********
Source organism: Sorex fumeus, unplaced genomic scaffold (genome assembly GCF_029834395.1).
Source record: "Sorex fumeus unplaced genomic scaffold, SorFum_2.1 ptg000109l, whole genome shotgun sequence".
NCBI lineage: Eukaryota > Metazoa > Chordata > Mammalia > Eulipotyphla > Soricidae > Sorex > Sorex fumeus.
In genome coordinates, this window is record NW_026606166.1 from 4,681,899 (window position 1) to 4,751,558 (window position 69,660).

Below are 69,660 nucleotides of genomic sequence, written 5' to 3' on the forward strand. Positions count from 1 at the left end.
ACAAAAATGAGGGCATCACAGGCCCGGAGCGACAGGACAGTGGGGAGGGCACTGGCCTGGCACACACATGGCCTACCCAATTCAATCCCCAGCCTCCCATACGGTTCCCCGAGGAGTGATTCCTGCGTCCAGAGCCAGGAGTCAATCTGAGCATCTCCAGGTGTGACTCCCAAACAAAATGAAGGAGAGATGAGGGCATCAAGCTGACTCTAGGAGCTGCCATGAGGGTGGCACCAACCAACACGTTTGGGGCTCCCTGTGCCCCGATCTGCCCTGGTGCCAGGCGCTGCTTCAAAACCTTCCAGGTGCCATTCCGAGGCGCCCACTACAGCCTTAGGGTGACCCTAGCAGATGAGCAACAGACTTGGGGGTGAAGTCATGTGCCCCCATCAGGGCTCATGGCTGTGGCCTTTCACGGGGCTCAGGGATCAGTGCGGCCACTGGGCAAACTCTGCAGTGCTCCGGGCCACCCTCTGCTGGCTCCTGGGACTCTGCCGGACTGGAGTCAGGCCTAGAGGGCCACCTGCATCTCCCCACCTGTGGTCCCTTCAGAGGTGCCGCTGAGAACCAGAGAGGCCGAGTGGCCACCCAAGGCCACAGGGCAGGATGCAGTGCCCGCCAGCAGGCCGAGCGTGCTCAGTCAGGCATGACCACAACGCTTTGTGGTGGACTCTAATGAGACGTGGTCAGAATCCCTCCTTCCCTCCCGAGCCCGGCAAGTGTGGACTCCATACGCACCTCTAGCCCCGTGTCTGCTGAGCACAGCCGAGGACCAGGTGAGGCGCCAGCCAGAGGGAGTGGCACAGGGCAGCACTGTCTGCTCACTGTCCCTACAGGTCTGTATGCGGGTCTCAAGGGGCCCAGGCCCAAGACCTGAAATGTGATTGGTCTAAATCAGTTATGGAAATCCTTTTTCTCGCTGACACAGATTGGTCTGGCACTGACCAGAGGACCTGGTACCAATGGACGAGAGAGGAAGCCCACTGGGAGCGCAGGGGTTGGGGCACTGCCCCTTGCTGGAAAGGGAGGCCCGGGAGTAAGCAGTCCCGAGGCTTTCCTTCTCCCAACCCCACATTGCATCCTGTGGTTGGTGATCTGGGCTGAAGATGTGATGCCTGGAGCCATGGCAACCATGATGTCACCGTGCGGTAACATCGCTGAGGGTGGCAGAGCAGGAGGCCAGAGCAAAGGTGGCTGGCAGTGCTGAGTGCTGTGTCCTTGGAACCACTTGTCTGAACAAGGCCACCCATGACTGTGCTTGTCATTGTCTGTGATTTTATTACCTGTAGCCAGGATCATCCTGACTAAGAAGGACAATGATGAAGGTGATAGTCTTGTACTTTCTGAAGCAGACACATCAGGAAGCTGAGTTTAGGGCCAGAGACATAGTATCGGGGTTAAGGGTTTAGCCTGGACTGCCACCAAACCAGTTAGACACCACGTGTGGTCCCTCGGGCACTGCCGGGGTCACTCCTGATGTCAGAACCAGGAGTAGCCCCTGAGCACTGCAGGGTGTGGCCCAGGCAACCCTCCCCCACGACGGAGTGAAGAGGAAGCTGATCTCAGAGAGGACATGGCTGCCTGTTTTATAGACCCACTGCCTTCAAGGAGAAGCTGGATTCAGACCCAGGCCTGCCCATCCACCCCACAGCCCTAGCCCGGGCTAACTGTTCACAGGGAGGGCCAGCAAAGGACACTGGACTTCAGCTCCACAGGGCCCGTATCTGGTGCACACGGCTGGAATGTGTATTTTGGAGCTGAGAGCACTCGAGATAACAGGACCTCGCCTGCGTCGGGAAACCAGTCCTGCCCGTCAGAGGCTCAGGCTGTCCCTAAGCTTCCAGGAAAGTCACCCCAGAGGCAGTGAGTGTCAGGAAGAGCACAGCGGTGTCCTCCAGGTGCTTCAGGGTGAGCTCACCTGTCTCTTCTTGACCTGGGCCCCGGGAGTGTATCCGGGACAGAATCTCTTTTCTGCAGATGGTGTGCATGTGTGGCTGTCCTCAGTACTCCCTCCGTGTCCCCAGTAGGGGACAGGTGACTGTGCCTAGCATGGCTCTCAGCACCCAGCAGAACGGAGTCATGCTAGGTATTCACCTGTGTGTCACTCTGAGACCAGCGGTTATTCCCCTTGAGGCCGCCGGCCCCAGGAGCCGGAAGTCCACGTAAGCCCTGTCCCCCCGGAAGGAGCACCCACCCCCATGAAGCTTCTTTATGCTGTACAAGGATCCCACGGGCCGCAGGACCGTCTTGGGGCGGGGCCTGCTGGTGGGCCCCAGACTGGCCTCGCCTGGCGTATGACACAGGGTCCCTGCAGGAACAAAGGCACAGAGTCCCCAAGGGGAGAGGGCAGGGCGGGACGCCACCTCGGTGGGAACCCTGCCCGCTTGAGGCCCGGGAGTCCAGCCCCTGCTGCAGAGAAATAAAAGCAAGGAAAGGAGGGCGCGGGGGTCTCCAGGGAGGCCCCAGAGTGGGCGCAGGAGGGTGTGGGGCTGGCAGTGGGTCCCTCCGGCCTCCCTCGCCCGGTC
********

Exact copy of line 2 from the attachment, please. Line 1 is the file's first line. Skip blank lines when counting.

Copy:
Source record: "Sorex fumeus unplaced genomic scaffold, SorFum_2.1 ptg000109l, whole genome shotgun sequence".